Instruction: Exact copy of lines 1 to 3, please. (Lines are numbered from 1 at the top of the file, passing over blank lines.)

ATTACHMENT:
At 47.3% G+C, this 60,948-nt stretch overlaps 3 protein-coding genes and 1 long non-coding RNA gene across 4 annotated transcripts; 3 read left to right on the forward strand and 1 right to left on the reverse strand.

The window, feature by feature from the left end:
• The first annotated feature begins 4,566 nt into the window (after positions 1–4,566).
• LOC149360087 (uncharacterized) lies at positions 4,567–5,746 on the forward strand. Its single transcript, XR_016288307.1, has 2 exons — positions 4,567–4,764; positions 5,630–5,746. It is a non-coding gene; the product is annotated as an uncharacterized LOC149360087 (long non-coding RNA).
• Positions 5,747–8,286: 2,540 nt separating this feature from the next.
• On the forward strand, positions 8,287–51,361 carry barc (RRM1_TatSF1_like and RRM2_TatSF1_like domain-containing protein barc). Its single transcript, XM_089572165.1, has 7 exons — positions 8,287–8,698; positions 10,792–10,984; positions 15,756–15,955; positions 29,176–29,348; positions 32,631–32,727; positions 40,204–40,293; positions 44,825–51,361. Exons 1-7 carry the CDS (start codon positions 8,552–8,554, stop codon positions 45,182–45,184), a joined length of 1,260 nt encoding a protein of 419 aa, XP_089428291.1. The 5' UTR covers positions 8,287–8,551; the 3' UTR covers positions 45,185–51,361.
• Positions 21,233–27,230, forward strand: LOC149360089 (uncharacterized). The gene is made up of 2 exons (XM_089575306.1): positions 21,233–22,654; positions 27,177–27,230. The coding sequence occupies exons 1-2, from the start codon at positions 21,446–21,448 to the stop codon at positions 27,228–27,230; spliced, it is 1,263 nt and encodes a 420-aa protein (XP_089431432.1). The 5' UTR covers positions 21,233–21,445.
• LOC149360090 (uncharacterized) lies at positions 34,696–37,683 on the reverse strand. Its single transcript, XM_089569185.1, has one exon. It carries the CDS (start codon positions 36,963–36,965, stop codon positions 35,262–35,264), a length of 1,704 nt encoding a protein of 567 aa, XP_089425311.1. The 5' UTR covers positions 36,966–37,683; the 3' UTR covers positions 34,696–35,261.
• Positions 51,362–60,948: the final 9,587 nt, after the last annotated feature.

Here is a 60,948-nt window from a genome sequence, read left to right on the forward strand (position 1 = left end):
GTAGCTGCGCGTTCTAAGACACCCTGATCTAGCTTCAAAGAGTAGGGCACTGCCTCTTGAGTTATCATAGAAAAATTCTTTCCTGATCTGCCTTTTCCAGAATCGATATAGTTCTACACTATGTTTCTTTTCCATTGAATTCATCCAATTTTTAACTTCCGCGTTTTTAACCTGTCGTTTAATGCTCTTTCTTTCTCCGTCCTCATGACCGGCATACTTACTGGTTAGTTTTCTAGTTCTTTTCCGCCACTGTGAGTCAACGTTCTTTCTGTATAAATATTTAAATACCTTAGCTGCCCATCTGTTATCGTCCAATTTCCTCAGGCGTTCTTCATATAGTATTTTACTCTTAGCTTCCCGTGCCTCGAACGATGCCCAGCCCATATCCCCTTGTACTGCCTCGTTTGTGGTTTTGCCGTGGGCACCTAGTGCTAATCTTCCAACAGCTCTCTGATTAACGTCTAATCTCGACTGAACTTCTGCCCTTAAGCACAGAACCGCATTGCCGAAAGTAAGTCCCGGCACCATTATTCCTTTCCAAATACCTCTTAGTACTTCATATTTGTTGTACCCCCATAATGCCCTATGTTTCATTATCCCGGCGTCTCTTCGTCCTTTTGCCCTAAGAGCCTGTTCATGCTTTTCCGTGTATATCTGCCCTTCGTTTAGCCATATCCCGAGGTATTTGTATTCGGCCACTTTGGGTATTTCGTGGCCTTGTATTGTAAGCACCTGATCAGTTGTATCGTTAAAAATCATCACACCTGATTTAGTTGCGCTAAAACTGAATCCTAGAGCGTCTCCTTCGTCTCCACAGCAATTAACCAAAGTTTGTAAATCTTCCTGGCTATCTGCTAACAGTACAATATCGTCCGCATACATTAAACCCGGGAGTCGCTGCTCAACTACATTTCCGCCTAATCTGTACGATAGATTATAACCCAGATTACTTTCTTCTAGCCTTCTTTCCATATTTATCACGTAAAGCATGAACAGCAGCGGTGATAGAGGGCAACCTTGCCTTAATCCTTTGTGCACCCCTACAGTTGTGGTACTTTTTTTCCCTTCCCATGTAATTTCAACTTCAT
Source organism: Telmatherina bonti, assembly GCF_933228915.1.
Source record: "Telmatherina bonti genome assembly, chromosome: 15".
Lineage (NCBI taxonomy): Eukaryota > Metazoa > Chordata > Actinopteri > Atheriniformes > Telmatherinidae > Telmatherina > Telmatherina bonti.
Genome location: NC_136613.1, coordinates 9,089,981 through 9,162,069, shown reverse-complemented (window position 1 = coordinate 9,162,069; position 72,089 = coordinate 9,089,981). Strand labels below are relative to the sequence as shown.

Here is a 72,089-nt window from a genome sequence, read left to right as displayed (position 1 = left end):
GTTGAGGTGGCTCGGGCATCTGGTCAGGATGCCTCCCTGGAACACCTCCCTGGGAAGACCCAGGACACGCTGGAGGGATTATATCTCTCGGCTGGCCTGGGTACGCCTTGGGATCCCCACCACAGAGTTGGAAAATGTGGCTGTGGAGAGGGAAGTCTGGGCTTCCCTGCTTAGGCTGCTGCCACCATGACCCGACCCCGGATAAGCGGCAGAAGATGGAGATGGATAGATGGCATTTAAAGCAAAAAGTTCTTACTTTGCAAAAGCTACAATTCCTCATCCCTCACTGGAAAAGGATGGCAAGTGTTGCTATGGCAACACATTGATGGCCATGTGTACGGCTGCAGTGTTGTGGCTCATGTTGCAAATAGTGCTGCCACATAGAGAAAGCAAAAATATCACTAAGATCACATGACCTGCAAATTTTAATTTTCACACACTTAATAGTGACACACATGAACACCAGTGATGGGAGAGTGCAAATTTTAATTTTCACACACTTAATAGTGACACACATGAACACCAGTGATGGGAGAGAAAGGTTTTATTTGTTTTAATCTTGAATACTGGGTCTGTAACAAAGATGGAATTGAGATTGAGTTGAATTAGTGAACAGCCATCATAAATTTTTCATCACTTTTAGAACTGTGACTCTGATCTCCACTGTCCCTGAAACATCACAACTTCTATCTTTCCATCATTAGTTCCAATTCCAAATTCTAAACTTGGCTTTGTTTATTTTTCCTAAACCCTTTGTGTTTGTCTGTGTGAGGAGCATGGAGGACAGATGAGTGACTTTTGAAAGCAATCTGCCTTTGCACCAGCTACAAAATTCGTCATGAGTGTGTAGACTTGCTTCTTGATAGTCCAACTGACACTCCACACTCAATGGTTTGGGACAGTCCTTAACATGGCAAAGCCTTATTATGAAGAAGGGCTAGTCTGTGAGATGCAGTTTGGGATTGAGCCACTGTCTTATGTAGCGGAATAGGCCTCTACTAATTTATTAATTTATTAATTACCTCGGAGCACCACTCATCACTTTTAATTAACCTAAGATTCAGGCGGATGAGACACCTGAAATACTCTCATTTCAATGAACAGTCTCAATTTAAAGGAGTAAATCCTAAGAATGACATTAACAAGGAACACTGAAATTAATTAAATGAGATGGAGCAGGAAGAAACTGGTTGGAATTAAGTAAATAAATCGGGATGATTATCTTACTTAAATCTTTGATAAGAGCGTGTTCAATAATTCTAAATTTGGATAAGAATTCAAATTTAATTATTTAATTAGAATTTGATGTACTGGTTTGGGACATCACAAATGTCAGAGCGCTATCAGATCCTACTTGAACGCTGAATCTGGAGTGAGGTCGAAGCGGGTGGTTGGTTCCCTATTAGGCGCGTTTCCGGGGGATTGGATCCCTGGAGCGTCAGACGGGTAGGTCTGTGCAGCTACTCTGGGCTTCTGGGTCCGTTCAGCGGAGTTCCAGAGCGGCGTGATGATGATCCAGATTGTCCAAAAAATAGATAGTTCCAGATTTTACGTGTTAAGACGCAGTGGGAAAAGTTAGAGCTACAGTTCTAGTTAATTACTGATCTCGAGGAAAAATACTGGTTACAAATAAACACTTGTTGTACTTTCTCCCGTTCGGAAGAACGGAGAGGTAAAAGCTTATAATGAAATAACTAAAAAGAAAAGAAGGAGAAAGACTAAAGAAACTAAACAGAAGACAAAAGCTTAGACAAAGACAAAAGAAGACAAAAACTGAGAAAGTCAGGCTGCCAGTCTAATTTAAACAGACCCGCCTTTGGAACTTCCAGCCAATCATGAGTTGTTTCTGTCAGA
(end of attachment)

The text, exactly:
At 47.3% G+C, this 60,948-nt stretch overlaps 3 protein-coding genes and 1 long non-coding RNA gene across 4 annotated transcripts; 3 read left to right on the forward strand and 1 right to left on the reverse strand.

The window, feature by feature from the left end:
• The first annotated feature begins 4,566 nt into the window (after positions 1–4,566).